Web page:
The various clips show the Picnic Saloon as the core of a comfortable home, the couple on their wedding day and subsequent removal and journey north to Aberdeenshire where the saloon was stored for 12 years before restoration commenced in October 2016.

RDRPS intend that when the restoration is complete, the picnic saloon will be named 'Hannah' and will be used for weddings, celebrations and corporate events.

FUNDRAISING

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Monday 2nd October update:


And so with several more work days behind our belts although with very inclement weather we have started the process of fitting the new exterior 9mm high quality marine plywood exterior, prior to that the replacement centre section was strengthened with new steel brackets. As a house, one of the coach ends had been fitted with a window severely weakening  the structure, whilst the missing and weakened timbers have been replaced we thought it prudent to apply marine ply to the interior, this will be covered ultimately with 8" pine panelling and the stressed upper corners were fitted with "knees" as used in wooden boat building for extra stability.  Thus the coach end framing will be sandwiched between a marine plywood exterior and a lower grade plywood to the interior making a very strong and stable construction.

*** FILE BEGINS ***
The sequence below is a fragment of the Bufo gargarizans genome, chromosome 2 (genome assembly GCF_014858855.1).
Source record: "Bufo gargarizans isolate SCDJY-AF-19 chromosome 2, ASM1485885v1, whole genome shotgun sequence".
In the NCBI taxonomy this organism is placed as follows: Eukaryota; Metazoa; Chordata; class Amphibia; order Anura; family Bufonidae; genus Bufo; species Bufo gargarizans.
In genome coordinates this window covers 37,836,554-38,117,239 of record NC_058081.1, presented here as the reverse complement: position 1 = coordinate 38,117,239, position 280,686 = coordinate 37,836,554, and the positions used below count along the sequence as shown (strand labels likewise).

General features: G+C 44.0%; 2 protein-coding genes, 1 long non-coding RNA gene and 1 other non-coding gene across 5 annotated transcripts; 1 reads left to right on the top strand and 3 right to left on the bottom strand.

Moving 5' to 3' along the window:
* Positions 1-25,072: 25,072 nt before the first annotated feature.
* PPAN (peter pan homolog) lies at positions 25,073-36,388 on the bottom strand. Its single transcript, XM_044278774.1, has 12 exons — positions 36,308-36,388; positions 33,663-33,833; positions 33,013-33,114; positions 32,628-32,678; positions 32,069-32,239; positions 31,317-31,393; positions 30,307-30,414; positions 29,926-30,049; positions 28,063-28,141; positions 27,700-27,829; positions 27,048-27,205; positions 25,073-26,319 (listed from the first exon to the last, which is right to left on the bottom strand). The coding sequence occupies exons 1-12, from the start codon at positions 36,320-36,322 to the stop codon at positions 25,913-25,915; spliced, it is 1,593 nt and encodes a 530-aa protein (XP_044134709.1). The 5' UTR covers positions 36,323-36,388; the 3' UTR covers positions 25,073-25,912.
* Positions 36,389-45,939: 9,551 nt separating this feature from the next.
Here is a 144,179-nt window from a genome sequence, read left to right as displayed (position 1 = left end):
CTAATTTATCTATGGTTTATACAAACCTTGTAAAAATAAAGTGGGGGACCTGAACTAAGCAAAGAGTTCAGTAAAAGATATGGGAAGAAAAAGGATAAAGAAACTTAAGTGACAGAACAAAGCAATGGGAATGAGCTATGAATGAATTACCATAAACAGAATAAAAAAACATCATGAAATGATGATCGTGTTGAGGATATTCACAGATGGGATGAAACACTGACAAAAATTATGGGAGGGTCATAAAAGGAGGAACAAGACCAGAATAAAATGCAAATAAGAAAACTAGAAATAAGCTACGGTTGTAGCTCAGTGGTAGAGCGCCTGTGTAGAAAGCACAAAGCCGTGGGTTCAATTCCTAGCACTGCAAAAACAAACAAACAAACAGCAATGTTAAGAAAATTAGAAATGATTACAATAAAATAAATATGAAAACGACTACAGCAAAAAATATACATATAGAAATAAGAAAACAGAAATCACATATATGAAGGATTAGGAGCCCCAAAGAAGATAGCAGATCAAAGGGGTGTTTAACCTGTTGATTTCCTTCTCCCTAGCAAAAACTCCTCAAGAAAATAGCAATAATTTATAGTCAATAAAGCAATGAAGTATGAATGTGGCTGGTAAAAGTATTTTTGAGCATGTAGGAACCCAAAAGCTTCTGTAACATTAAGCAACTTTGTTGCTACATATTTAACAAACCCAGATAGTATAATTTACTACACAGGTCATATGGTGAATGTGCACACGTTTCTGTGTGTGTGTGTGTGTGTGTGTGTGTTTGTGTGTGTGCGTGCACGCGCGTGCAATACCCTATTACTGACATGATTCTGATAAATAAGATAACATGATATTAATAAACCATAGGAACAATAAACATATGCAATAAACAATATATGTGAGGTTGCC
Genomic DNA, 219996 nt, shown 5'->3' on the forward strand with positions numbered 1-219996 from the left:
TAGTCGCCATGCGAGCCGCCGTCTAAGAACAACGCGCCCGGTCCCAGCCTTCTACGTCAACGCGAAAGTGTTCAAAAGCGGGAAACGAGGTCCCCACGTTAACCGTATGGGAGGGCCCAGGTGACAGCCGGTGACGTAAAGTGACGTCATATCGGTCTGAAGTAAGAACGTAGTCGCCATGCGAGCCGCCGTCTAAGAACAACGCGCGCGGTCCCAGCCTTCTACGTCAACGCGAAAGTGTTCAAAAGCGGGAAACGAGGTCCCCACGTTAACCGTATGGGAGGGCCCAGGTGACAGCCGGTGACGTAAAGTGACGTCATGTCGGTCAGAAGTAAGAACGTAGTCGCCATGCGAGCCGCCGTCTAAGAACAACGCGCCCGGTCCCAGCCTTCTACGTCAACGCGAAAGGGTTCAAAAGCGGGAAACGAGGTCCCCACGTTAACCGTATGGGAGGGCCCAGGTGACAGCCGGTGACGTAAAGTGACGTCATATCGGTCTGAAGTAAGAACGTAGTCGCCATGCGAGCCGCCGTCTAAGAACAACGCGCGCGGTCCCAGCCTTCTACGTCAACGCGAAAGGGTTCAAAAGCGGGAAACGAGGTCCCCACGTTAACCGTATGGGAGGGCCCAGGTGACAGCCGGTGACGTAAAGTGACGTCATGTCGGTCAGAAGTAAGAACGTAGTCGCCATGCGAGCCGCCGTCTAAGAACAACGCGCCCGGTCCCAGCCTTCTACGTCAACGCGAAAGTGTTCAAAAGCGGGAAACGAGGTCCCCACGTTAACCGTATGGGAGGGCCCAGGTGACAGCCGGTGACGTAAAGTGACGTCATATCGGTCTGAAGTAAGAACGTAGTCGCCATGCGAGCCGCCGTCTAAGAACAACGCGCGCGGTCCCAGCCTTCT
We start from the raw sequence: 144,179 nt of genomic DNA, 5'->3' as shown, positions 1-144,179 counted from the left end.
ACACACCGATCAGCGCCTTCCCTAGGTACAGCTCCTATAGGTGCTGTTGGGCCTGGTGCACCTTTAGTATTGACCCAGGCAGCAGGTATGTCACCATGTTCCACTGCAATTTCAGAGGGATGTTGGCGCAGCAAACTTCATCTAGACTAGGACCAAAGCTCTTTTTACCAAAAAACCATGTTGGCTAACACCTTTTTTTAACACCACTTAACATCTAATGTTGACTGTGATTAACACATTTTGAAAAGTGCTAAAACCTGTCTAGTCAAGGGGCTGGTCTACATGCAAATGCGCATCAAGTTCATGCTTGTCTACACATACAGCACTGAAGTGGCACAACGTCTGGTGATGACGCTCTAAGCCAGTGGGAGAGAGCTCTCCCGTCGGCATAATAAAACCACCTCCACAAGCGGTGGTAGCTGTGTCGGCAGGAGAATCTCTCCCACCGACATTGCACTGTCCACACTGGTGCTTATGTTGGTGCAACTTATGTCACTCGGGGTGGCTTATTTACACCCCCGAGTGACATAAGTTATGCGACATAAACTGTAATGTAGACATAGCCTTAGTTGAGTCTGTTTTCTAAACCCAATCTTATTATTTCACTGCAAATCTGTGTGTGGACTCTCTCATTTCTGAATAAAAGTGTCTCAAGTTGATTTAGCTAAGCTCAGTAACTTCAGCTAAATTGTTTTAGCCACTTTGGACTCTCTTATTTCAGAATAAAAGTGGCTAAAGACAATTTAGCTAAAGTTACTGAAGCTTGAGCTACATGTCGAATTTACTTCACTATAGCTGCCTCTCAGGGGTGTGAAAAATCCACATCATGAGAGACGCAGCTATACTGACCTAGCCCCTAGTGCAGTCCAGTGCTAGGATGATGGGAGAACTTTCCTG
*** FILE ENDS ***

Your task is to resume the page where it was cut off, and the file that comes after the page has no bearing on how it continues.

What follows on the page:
We plan to continue with panelling the right hand side and both ends before starting on the opposite side which currently remains intact, however, the weather is now working against us, the wet September has increased the moisture content of the existing wooden structure and new materials which may preclude us from applying the exterior coating of WEST epoxy, we had planned to have at least one coat on before the worst of the weather. Meanwhile we hope to order the replacement window glass.

At our main Milton of Crathes base several of the doors are being stripped and sanded ready for the process of rebuilding.